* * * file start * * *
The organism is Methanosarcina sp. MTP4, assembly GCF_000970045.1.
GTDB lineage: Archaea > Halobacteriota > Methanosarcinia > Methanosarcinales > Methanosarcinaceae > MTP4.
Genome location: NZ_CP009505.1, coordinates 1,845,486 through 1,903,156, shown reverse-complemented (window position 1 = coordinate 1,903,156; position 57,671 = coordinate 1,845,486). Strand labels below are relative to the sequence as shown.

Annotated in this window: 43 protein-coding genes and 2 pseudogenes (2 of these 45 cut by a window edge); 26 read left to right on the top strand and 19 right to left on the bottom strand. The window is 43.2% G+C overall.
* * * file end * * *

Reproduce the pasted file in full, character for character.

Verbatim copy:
The organism is Methanosarcina sp. MTP4, assembly GCF_000970045.1.
GTDB lineage: Archaea > Halobacteriota > Methanosarcinia > Methanosarcinales > Methanosarcinaceae > MTP4.
Genome location: NZ_CP009505.1, coordinates 1,845,486 through 1,903,156, shown reverse-complemented (window position 1 = coordinate 1,903,156; position 57,671 = coordinate 1,845,486). Strand labels below are relative to the sequence as shown.

Annotated in this window: 43 protein-coding genes and 2 pseudogenes (2 of these 45 cut by a window edge); 26 read left to right on the top strand and 19 right to left on the bottom strand. The window is 43.2% G+C overall.